Cucamelon is a vigorous climbing plant producing grape-sized mini- cucumbers with a hint of watermelon and lime. A real curiosity.  You can grow it exactly like cucumbers and needs a protected environment such as a polytunnel or greenhouse.  It’s more of a novel or curiosity crop than a productive vegetable.

Cucamelons make a wonderful addition to any salad or even as a snack.

Growing Cucamelon

Late April until mid June.

Sow individual seeds into small pots (7cm) or large modules and keep in a warm place. Pot on into a 10cm pot when ready. Plant into greenhouse or polytunnel.


Between rows: 1m

Between plants in the row: 50cm

Approx. seed count: 5sds

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Soil and site

Cucamelon loves warmth, high humidity and very high soil fertility. Just imagine a plant that grows to well over 2m tall and produces dozens of large fruits. It really needs to be well fed. I usually incorporate plenty of very well rotted compost or manure into the beds about a month before planting. Always plant them in full light with no shading from neighbouring plants.

Sowing Cucamelon

As cucamelons are heat loving and quick growing plants I delay sowing until mid April and make a second sowing in late May. I sow seeds individually into small pots (7cm) and place the pots into a propagator (21ºC) or on a warm windowsill. The seeds germinate quickly within five days. About two to three weeks after sowing the plants are ready to be potted on into a bigger (12cm) pot using a more fertile potting compost. The plants should remain in a warm place until planting.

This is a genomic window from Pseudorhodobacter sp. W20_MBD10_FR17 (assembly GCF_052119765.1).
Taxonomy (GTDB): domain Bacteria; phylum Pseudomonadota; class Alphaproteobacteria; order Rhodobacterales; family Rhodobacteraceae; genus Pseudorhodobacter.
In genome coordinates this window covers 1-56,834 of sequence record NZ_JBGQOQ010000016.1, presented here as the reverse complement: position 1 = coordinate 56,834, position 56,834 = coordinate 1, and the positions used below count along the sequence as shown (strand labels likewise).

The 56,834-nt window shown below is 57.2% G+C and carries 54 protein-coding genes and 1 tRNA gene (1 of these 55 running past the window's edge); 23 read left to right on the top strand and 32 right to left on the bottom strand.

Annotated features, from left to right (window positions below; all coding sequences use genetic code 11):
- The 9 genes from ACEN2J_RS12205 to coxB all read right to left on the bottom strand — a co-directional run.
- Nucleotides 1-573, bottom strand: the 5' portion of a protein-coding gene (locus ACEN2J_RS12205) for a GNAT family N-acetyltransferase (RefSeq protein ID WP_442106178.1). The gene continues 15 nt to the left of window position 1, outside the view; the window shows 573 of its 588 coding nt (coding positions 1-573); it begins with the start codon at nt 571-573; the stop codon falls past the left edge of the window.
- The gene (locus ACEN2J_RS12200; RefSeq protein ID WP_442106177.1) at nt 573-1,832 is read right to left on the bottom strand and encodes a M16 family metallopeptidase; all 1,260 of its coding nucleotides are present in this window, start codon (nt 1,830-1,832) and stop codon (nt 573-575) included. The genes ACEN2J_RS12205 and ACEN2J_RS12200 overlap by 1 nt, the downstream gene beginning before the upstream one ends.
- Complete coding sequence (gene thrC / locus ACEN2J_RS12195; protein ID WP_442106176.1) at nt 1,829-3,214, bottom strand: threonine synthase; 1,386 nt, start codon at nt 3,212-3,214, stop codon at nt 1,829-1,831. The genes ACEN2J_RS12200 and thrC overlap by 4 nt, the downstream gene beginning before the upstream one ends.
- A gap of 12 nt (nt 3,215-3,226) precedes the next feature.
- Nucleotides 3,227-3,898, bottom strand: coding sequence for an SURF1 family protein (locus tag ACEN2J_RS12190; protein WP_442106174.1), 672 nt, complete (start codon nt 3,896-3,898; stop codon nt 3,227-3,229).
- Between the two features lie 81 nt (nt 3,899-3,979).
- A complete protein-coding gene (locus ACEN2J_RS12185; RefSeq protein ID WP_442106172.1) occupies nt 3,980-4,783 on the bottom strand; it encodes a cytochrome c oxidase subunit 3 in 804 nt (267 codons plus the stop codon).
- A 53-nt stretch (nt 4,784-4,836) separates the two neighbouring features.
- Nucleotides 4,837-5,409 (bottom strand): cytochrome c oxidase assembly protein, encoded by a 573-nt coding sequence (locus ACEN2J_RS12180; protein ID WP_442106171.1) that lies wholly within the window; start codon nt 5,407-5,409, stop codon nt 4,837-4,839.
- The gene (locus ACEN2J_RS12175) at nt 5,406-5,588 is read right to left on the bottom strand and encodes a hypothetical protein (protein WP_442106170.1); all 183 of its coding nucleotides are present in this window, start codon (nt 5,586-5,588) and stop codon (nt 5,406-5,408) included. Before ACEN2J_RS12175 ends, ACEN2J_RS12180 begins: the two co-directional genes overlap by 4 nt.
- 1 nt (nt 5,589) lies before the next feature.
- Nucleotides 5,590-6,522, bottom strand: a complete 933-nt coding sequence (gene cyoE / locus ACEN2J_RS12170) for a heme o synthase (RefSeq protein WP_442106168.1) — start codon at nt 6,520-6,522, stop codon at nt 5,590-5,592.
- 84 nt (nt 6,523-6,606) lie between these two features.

When the plants are well rooted in the 12cm pots before they get pot-bound they can be planted into their final growing position in the greenhouse or polytunnel. I train the plants up strings that are attached to an overhead wire so when I plant them I first dig a big enough planting hole and then lay the bottom part of the string into the hole with the end sticking up, then take the cucumber plant out of the pot and place it over the string and gently firm them in leaving no air pockets around the roots. It is advisable not to plant them too deep or even to let the top of the compost stick out a bit. This reduces the risk of stem rot.


Plants should be spaced 60cm apart in the row and only a single row should be planted per bed.


Just remember, cucamelons need a tropical environment so regular misting with warm water especially during the day is highly beneficial. On a weekly basis you should gently wind the main stem of the plant around the upright string and remove a lot of side shoots.  Alternatively you can leave a few side-shoots to grow and nip the shoots after about 20cm.


There are few things that are more impressive than the yield of cucamelons. Every day each plant produces a few new fruits during the high season. Use a sharp knife or secateurs to cut them off.

How much to grow?

In theory one plant is more than sufficient, but I always grow at least two in case I have a casualty.

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